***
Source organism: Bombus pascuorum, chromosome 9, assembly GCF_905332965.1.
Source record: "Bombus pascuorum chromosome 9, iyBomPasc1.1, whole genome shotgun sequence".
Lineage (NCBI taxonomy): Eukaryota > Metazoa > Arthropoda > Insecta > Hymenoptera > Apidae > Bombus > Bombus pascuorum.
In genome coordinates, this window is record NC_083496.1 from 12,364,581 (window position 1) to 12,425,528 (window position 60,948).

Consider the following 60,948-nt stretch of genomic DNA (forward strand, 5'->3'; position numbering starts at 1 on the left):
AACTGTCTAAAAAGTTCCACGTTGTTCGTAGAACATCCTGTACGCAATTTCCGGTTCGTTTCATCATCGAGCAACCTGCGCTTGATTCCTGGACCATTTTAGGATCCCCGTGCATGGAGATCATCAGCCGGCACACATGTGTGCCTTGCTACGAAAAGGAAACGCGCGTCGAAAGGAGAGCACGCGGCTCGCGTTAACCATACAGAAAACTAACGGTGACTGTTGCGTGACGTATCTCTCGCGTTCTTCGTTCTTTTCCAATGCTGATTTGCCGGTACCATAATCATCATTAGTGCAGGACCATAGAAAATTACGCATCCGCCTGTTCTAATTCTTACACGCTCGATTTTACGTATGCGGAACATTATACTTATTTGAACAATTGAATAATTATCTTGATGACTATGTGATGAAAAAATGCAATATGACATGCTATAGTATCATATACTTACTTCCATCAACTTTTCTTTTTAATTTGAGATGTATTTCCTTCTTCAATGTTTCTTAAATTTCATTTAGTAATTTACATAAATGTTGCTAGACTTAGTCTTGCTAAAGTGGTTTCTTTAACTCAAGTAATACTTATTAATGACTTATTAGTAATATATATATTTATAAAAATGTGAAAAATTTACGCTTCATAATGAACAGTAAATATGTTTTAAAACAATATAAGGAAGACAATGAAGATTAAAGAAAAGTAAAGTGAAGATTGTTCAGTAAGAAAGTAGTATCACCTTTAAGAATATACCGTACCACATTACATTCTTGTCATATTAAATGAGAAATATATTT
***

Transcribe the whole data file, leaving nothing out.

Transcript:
Source organism: Bombus pascuorum, chromosome 9, assembly GCF_905332965.1.
Source record: "Bombus pascuorum chromosome 9, iyBomPasc1.1, whole genome shotgun sequence".
Lineage (NCBI taxonomy): Eukaryota > Metazoa > Arthropoda > Insecta > Hymenoptera > Apidae > Bombus > Bombus pascuorum.
In genome coordinates, this window is record NC_083496.1 from 12,364,581 (window position 1) to 12,425,528 (window position 60,948).

Consider the following 60,948-nt stretch of genomic DNA (forward strand, 5'->3'; position numbering starts at 1 on the left):
AACTGTCTAAAAAGTTCCACGTTGTTCGTAGAACATCCTGTACGCAATTTCCGGTTCGTTTCATCATCGAGCAACCTGCGCTTGATTCCTGGACCATTTTAGGATCCCCGTGCATGGAGATCATCAGCCGGCACACATGTGTGCCTTGCTACGAAAAGGAAACGCGCGTCGAAAGGAGAGCACGCGGCTCGCGTTAACCATACAGAAAACTAACGGTGACTGTTGCGTGACGTATCTCTCGCGTTCTTCGTTCTTTTCCAATGCTGATTTGCCGGTACCATAATCATCATTAGTGCAGGACCATAGAAAATTACGCATCCGCCTGTTCTAATTCTTACACGCTCGATTTTACGTATGCGGAACATTATACTTATTTGAACAATTGAATAATTATCTTGATGACTATGTGATGAAAAAATGCAATATGACATGCTATAGTATCATATACTTACTTCCATCAACTTTTCTTTTTAATTTGAGATGTATTTCCTTCTTCAATGTTTCTTAAATTTCATTTAGTAATTTACATAAATGTTGCTAGACTTAGTCTTGCTAAAGTGGTTTCTTTAACTCAAGTAATACTTATTAATGACTTATTAGTAATATATATATTTATAAAAATGTGAAAAATTTACGCTTCATAATGAACAGTAAATATGTTTTAAAACAATATAAGGAAGACAATGAAGATTAAAGAAAAGTAAAGTGAAGATTGTTCAGTAAGAAAGTAGTATCACCTTTAAGAATATACCGTACCACATTACATTCTTGTCATATTAAATGAGAAATATATTT